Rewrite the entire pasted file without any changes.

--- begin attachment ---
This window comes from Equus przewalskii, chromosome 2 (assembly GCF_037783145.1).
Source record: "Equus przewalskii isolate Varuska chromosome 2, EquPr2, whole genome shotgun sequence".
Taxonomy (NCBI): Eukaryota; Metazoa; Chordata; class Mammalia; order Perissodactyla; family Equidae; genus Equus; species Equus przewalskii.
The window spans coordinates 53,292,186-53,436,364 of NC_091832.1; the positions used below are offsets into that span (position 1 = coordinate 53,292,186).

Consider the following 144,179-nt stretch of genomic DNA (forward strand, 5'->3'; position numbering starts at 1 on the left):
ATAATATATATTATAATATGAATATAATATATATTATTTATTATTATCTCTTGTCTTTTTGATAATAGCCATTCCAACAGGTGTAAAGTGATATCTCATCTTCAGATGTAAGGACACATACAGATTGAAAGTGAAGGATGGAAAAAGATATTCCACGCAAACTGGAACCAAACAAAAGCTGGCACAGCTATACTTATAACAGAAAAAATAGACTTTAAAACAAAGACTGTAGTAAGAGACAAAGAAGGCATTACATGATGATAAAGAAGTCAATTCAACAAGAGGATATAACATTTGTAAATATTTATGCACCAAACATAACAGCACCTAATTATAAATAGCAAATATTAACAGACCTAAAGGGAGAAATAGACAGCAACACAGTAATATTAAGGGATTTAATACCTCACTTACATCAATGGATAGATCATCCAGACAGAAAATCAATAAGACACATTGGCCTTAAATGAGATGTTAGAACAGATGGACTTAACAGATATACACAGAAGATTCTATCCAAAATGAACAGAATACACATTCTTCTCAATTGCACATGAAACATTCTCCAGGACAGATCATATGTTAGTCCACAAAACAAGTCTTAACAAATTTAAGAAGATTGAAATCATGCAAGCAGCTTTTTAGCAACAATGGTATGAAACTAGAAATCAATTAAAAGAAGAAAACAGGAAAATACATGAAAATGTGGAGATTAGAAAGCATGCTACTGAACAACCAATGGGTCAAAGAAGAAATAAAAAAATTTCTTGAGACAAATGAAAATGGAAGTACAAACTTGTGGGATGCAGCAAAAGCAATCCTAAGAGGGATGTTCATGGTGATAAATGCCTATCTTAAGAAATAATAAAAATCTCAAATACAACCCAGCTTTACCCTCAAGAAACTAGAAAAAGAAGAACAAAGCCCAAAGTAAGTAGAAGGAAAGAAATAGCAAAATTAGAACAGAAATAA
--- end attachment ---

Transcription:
This window comes from Equus przewalskii, chromosome 2 (assembly GCF_037783145.1).
Source record: "Equus przewalskii isolate Varuska chromosome 2, EquPr2, whole genome shotgun sequence".
Taxonomy (NCBI): Eukaryota; Metazoa; Chordata; class Mammalia; order Perissodactyla; family Equidae; genus Equus; species Equus przewalskii.
The window spans coordinates 53,292,186-53,436,364 of NC_091832.1; the positions used below are offsets into that span (position 1 = coordinate 53,292,186).

Consider the following 144,179-nt stretch of genomic DNA (forward strand, 5'->3'; position numbering starts at 1 on the left):
ATAATATATATTATAATATGAATATAATATATATTATTTATTATTATCTCTTGTCTTTTTGATAATAGCCATTCCAACAGGTGTAAAGTGATATCTCATCTTCAGATGTAAGGACACATACAGATTGAAAGTGAAGGATGGAAAAAGATATTCCACGCAAACTGGAACCAAACAAAAGCTGGCACAGCTATACTTATAACAGAAAAAATAGACTTTAAAACAAAGACTGTAGTAAGAGACAAAGAAGGCATTACATGATGATAAAGAAGTCAATTCAACAAGAGGATATAACATTTGTAAATATTTATGCACCAAACATAACAGCACCTAATTATAAATAGCAAATATTAACAGACCTAAAGGGAGAAATAGACAGCAACACAGTAATATTAAGGGATTTAATACCTCACTTACATCAATGGATAGATCATCCAGACAGAAAATCAATAAGACACATTGGCCTTAAATGAGATGTTAGAACAGATGGACTTAACAGATATACACAGAAGATTCTATCCAAAATGAACAGAATACACATTCTTCTCAATTGCACATGAAACATTCTCCAGGACAGATCATATGTTAGTCCACAAAACAAGTCTTAACAAATTTAAGAAGATTGAAATCATGCAAGCAGCTTTTTAGCAACAATGGTATGAAACTAGAAATCAATTAAAAGAAGAAAACAGGAAAATACATGAAAATGTGGAGATTAGAAAGCATGCTACTGAACAACCAATGGGTCAAAGAAGAAATAAAAAAATTTCTTGAGACAAATGAAAATGGAAGTACAAACTTGTGGGATGCAGCAAAAGCAATCCTAAGAGGGATGTTCATGGTGATAAATGCCTATCTTAAGAAATAATAAAAATCTCAAATACAACCCAGCTTTACCCTCAAGAAACTAGAAAAAGAAGAACAAAGCCCAAAGTAAGTAGAAGGAAAGAAATAGCAAAATTAGAACAGAAATAA